Since then (this information still referred to the EnEV 2009), not only have the specifications become more stringent, but energy prices have also risen massively. Under the conditions at that time, the costs of these renovations were by no means offset by corresponding savings in energy costs. With current energy prices, that might be possible; However, even that is of no use if large parts of the household are unable to raise these amounts, regardless of whether the surcharge on top of the already often horrendous rent is in the form of higher heating costs or in the form of apportioned renovation work. Anyone who previously had to put half of their income on the roof over their heads, as is not uncommon in German cities, no longer knows afterwards what they are supposed to live on in both cases.
However, the cost of the renovation has also increased. This is evident from the material used alone. The popular (because cheap) insulation made of styrofoam, for example, is also affected by the higher energy prices, as are plastic windows, but also various other building materials. It is not for nothing that new building activity has almost come to a standstill at the moment. There are additional requirements such as the provision of charging facilities for electric vehicles, which in turn trigger completely new fire protection problems.
Even if the EU decision even addresses the issue of existing craftsmen, the 160,000 additional jobs said to be created through this program will not solve the problem. 160,000 for the entire EU when 18 million apartments are at stake in Germany alone, and that in less than seven years?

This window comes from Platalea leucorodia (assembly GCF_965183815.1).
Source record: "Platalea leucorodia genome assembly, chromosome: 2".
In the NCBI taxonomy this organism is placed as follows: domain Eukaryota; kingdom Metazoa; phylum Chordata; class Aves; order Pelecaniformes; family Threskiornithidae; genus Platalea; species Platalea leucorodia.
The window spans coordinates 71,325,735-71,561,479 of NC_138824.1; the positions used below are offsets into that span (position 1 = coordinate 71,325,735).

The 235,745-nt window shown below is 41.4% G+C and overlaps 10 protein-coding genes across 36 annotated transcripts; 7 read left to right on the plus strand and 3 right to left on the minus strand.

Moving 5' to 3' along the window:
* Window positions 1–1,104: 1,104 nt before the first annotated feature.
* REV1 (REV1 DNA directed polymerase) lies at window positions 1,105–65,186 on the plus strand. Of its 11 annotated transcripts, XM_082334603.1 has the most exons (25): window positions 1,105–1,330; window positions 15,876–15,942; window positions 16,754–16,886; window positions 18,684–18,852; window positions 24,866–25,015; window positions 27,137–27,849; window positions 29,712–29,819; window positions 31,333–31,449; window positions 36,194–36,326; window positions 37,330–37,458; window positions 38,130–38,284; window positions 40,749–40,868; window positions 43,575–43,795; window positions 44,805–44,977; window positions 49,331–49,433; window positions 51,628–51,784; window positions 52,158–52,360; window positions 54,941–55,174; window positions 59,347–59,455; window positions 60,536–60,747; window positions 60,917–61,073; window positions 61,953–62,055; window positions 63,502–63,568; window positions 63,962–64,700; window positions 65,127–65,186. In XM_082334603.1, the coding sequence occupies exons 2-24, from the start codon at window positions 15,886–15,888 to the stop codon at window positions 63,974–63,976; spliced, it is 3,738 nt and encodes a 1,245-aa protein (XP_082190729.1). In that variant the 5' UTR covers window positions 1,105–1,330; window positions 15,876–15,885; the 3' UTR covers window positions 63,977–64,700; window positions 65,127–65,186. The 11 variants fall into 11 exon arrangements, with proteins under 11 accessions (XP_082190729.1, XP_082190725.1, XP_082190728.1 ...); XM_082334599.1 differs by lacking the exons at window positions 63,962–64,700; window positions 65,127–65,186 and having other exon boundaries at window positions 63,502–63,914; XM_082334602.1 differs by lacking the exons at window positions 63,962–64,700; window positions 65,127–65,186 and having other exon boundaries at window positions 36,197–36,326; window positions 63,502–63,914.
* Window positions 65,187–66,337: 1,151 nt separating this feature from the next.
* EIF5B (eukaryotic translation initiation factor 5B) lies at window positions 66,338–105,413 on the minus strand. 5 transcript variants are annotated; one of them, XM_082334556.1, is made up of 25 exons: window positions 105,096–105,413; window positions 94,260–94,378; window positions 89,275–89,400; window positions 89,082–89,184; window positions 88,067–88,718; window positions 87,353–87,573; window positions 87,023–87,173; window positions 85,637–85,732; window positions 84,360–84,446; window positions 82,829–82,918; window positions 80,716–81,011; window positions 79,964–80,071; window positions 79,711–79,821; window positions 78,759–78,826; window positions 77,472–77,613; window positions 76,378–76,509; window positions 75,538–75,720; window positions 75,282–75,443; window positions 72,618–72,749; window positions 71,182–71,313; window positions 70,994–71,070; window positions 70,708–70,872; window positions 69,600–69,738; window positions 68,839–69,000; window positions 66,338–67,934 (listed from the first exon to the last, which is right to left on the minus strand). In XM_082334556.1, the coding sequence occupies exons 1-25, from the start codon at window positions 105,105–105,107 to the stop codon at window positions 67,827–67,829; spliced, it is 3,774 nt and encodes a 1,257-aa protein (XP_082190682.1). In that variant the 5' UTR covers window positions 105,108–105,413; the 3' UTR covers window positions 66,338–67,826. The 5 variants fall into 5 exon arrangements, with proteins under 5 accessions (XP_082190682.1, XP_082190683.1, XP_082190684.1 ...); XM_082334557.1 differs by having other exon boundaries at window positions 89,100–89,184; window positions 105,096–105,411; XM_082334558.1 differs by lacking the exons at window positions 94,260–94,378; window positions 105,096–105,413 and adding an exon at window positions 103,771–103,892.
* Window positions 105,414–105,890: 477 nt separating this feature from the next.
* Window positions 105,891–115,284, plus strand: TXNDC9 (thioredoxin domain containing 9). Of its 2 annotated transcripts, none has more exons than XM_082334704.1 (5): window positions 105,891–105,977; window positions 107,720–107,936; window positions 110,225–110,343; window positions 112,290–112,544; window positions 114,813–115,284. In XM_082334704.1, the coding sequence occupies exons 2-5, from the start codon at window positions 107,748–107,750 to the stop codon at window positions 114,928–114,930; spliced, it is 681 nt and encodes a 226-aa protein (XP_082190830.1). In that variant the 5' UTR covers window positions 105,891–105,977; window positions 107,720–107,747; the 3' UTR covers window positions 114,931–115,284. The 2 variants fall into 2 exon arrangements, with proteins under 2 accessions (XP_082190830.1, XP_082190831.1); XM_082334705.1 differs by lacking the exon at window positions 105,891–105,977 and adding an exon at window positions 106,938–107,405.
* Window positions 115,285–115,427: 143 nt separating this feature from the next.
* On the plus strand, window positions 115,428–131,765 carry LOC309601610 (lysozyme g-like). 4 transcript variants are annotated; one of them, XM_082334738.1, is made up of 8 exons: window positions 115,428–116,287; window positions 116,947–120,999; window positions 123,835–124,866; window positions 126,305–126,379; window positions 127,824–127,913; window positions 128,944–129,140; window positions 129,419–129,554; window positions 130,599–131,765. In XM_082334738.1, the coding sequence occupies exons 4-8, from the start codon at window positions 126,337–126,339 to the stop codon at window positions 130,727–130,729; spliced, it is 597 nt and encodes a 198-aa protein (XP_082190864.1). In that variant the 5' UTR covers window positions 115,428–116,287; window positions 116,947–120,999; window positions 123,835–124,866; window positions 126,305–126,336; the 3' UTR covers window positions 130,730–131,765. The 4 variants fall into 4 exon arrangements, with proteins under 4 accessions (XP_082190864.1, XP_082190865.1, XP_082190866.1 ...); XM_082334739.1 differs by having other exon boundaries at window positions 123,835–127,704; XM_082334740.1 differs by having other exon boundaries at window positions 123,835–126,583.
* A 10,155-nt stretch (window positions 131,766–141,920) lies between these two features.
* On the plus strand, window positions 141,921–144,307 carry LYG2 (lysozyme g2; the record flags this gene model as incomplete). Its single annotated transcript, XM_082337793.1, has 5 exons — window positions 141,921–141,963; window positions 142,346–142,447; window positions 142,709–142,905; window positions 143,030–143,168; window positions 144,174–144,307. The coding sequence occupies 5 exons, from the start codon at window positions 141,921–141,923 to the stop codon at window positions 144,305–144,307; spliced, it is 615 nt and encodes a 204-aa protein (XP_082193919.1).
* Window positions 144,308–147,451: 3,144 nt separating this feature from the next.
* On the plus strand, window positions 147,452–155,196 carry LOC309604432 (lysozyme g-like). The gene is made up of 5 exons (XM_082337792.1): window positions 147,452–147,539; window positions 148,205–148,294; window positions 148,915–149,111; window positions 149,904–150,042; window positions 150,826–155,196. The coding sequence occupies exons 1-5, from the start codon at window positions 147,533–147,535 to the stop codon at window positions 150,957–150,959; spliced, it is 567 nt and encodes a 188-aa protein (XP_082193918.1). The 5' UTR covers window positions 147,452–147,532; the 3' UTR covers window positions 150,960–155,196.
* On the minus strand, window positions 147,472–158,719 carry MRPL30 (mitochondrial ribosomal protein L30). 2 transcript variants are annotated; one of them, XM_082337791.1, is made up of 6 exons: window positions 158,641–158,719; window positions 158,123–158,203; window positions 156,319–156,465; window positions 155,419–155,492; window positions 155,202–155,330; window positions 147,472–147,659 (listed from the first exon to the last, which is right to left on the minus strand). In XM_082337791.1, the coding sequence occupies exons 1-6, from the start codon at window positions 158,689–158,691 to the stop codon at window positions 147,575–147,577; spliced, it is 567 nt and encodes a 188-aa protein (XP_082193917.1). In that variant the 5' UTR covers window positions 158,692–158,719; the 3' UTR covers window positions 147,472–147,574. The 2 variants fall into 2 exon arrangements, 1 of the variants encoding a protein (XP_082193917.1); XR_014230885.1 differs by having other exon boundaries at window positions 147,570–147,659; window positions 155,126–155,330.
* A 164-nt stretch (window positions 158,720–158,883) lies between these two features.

Despite all the talk that “households in need of protection” should be protected from too high costs – how credible is that when billions are being pumped into the armaments companies because the EU wants to play war alongside the USA, and when the inflation triggered by this is also a factor the income is not compensated? The development of rents over the past few decades already had a very clear effect on the economy as a whole: it shifted income from wage earners to capital owners. Each subsequent increase further exacerbates this problem. Unless, of course, the governments resort to the means of rent caps actually mentioned in the EU decision.
But there are strong doubts about that if you look at the politics of the past few years. Serious efforts to increase the number of affordable housing are nowhere to be seen. Even if the strategy adopted years ago of dwindling into replacement buildings is implemented, nothing will change.